Development of handheld DNA Sensor for foodborne pathogen detection: Fundamental factors & Challenges

Vijayalakshmi Velusamy Khalil Arshak 1Olga Korostynska Kamila Oliva-Stasiak Catherine Adley 

1. University of Limerick (UL), Plassey Technological Park, Limerick 02098, Ireland

Abstract

A range of sophisticated technologies to detect the contaminants in food are available. However, foodborne outbreaks from microbial contamination, toxins and chemicals are common in many countries. The electrochemical devices have received significant attention in the development of DNA biosensors. The use of a handheld DNA biosensor platform is essential for the real-time detection of specific pathogens from mixed food matrices.

The current study is aimed at developing a highly sensitive (< 1µg/mL) and stable method for the electrochemical detection of foodborne pathogens. The electrochemical technique cyclic voltammetry was used as a method of transduction and the conducting polymer, while polypyrrole was used as a platform for immobilizing DNA on the gold disc electrodes (2mm diameter).

The electrical conduction in polypyrrole is the result of electron movement within delocalized orbitals and positive charge defects which are known as polarons. Both monovalent (Na, K) and divalent electrolytes (Ca2+, Cu2+, Mg2+, Mn2+) are used as dopant for the polymerisation of polypyrrole. These dopant materials (electrolytes) are naturally found in the bacterial cells and have strong affinity to the DNA backbone. The rate of electropolymerization of pyrrole is varied with the electrolyte concentration (0.1 M – 0.5 M), applied voltage (0.5-1V), and monomer concentration (0.01 M – 0.1 M). The electrochemical entrapment was chosen as an immobilization method because it is rapid, simple, label free and is a one-step technique. Bonding efficiency and the stability of the DNA immobilised on the polypyrrole film obtained from various electrolytes are studied. Furthermore, the main factors to be considered while designing a DNA biosensor and the challenges for the real time detection of bacterial pathogens is also discussed.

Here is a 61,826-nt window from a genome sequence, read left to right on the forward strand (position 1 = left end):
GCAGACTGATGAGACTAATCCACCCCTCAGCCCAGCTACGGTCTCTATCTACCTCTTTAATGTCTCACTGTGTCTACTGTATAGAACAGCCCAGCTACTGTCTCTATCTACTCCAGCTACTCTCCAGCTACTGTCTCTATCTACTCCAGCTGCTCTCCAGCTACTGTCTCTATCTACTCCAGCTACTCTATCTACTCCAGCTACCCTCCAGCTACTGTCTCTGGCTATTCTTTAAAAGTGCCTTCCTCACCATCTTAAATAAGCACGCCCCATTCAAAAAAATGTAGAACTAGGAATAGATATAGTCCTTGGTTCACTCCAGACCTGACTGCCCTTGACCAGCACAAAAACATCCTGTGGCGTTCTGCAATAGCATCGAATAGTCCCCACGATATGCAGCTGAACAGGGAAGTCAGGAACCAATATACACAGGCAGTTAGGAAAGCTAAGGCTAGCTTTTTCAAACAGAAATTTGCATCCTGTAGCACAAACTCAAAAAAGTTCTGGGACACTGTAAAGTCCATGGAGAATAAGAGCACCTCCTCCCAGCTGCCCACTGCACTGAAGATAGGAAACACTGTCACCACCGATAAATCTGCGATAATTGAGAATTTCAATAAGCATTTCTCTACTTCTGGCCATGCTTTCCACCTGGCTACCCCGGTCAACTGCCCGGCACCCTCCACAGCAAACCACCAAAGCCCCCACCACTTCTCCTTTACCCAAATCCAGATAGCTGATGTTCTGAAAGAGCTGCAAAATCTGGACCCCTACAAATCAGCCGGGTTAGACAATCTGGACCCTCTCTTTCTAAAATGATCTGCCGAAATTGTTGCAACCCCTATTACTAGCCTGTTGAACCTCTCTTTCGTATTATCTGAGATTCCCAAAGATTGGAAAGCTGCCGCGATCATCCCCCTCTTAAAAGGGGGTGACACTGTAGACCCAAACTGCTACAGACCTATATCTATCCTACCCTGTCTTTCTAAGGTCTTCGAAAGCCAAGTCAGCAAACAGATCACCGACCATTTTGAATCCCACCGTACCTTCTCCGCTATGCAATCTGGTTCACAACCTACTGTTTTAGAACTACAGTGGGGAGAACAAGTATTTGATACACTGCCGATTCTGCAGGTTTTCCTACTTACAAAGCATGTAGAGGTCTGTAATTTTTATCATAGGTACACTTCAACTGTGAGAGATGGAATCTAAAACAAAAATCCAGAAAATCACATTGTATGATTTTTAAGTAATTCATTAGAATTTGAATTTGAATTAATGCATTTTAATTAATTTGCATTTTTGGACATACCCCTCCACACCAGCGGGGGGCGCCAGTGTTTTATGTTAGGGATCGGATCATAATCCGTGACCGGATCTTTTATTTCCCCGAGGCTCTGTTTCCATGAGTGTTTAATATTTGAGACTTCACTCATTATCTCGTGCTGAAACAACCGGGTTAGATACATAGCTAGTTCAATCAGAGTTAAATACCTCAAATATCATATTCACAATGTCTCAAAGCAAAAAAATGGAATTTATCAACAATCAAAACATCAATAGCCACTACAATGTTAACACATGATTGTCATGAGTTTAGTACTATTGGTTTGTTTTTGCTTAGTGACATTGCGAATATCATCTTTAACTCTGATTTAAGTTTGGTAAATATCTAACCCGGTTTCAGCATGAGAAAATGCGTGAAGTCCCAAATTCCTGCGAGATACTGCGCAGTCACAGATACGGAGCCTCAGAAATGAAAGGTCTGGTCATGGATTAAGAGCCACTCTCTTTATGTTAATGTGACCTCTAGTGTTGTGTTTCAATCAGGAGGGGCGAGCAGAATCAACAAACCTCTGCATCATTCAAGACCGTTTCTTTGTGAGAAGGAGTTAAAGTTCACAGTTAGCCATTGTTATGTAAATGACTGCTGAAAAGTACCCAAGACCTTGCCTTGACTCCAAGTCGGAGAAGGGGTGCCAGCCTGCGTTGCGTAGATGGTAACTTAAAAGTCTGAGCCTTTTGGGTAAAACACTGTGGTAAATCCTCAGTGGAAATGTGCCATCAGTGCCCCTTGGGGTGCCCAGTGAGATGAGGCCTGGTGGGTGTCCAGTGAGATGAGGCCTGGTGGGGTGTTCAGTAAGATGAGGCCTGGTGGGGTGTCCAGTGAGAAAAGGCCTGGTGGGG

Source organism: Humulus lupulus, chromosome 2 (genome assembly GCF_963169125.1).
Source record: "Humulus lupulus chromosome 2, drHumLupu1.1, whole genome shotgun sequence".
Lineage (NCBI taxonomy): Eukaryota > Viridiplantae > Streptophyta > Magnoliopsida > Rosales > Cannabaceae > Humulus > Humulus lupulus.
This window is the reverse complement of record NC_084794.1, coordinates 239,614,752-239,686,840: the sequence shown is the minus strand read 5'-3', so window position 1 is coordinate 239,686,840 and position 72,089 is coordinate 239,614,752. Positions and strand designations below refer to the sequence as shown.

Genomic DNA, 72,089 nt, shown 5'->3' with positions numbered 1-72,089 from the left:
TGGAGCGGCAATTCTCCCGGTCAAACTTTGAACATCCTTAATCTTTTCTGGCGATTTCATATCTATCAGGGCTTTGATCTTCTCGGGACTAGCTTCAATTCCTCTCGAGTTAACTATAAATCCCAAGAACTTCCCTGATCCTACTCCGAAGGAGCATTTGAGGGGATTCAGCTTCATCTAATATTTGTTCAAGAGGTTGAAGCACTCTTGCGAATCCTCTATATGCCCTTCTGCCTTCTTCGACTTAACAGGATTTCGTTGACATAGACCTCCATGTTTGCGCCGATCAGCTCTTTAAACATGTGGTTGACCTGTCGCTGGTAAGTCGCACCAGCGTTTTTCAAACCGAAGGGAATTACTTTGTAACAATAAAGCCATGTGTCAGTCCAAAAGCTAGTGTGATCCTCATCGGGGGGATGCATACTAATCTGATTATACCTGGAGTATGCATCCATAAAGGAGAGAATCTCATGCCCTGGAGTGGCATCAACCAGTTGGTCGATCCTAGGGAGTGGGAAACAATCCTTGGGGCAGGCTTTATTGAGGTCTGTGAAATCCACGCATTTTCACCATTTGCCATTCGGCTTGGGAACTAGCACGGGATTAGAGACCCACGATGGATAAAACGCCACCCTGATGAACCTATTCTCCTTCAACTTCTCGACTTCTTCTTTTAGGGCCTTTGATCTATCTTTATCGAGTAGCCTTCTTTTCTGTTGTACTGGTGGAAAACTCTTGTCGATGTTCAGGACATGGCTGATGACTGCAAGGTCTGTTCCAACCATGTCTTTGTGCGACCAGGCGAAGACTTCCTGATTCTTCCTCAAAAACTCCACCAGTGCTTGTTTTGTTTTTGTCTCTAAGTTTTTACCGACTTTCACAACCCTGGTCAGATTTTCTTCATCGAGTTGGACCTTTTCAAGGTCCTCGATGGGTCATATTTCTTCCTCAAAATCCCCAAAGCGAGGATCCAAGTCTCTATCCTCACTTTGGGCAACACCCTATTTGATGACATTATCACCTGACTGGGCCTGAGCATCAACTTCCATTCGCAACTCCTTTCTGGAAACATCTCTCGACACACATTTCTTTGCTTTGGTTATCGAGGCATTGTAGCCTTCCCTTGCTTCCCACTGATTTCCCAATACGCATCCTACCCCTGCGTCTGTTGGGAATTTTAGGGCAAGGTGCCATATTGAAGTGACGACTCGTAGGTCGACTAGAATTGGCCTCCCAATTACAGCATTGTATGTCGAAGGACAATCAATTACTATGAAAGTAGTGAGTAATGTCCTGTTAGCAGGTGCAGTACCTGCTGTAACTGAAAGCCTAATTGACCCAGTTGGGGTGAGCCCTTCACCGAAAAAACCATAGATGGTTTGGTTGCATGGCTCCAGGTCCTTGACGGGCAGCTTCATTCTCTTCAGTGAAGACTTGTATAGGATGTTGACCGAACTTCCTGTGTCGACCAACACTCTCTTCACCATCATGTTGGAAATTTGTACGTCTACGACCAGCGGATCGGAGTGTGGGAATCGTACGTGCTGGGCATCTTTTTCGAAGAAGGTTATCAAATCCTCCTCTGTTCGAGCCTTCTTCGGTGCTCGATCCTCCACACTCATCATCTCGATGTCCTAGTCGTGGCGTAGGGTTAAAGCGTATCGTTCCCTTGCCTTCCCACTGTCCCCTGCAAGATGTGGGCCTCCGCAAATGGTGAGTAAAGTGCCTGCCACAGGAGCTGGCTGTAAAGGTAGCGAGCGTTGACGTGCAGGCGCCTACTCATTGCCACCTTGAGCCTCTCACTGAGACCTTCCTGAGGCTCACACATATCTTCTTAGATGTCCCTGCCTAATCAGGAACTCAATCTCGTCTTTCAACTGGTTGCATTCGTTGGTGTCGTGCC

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Presentation: Oral at E-MRS Fall Meeting 2009, Symposium F, by Khalil Arshak
See On-line Journal of E-MRS Fall Meeting 2009

Submitted: 2009-05-21 18:22
Revised:   2009-06-07 00:48
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